Eight things I’ve learned in our first eight years
My dissatisfaction with the corporate norm and my passion for doing good collided in July 2008.
I was in Haiti, on a mission trip with The Global Orphan Project, when I found myself standing beside an orphan kid named Daniel. Daniel and his buddies had nothing, and yet they worshipped and played with fervor. It was there that this company was born, and I decided to name this marketing agency, Fervor — so we’ll never forget what is truly important: impacting lives. This month marks eight years into the journey. As my team and I celebrate eight years of Fervor, it’s time to reflect on what I’ve learned along the way.
1. Live beneath your means.
Building a business will mean some form of sacrifice. Perhaps you need to buy a smaller house. Drive an older car. Bring your lunch. Do whatever it takes personally to get your business started and financially healthy. When you live beneath your means, you won’t have to skimp where your business needs it. The flashy stuff can wait. Living on less at home makes all those hard business decisions easier. Even better? It keeps marriages (and relationships) stronger.
2. Don’t take on debt.
Counter-cultural? Sure. But hear me out. Dave Ramsey and I agree on a few things, and this is one of them. Don’t keep a credit card if you can’t pay it off each month. Don’t ask for investors in your company or take on partners that you don’t need to help run the business. I’ve learned this lesson the hard way. When you have debt in a business, you make different decisions — decisions that usually aren’t smart for the business long-term.
3. Build your company with team members you trust (and like).
Winning inside your organization is the most important thing you can do. This isn’t about finding the best deal, the cheapest option or anything of the sort. People are your greatest investment. It’s about finding common ground and identifying people who will charge up the hill alongside you, willingly and gladly. Those people make work way more fun and business way more fruitful. And they will ultimately make you better.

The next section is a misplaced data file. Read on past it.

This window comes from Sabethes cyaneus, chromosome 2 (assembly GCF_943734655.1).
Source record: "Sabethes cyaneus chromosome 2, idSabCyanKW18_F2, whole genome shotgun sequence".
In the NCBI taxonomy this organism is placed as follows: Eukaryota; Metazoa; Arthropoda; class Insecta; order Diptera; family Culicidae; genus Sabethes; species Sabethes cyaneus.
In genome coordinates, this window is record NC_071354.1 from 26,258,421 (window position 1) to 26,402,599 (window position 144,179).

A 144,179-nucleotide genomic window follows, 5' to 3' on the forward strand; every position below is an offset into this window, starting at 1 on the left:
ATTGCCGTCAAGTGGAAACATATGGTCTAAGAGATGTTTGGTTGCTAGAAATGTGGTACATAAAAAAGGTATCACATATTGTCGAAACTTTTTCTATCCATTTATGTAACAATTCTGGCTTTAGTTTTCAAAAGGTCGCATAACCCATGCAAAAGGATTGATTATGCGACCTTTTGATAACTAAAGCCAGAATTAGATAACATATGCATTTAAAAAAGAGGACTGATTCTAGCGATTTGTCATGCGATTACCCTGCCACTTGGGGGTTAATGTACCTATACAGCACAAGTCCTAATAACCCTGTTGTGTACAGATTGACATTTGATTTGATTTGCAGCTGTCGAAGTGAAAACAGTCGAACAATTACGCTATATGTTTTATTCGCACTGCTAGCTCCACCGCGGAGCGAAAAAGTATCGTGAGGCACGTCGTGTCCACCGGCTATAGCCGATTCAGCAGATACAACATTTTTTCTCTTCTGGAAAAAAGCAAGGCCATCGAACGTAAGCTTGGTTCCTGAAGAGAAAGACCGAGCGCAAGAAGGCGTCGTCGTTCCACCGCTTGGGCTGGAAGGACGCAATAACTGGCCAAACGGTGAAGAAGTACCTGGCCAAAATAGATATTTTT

4. Choose clients carefully.
I love beating this drum: we were built to walk alongside each other in every aspect of life, business included. When you’re committed to real partnerships, you have to choose clients carefully. If you take just anyone who walks through the door, how on earth can you serve them all well? The short answer is, you really won’t. Choose clients you’re willing to stand with when the going gets tough. Choose clients you’re excited to celebrate with when there’s a big win. Choose clients you want to grab a beer with. Choose clients with intentionality, with thoughtfulness and with discretion.
People can’t read your mind. We all know it, but this is so easy to forget. Your business won’t thrive unless everyone’s on the same page — clients and team members alike. Especially in a world full of constant distractions, overcommunication is key. Even if you think you’ve said something before, it bears repeating.
6. Take time to breathe.
I love my business, don’t get me wrong. It takes a lot of my energy, though, and so recharging is huge. I love to hike, I love to spend time with my wife and with my little girl. We go somewhere once a quarter, even if it’s close. We take weekend hikes. Even if it’s the same trail we’ve done over and over. Even if we’re still talking business on the hike. I need to breathe fresh air, to be outside, to be with my family. The crazier business gets, the more important this is.
7. Be who you are — as a business and as a person.
Some people call it being authentic, transparent or genuine. What you call it doesn’t matter; how you live it does. Choose who you are and be that. Decide what you believe and stand by it. And when it gets hard? Don’t budge. Doing things on your own is freakin hard. And as far as pivoting goes? I hear the term “pivot” these days and I want to throw something. Anybody can pivot — it takes real strength to stand firm. Just be you and don’t expect overnight results.
8. Be willing to put in the work.
My friend Danny O’Neill once told me, “Mike, I’m a 19-year overnight success.” Success happens when you put in the time, and even more. Danny didn’t expect to “scale” overnight — and I hate scale about as much as I hate pivot. Focus less on trying to scale and more on doing good business. Run a business that provides for you, your staff and your clients, then be content. Building a business that’s meant to last will take some time and won’t be done in a few years. It’s work, hard work. But it’s work that’s worth doing.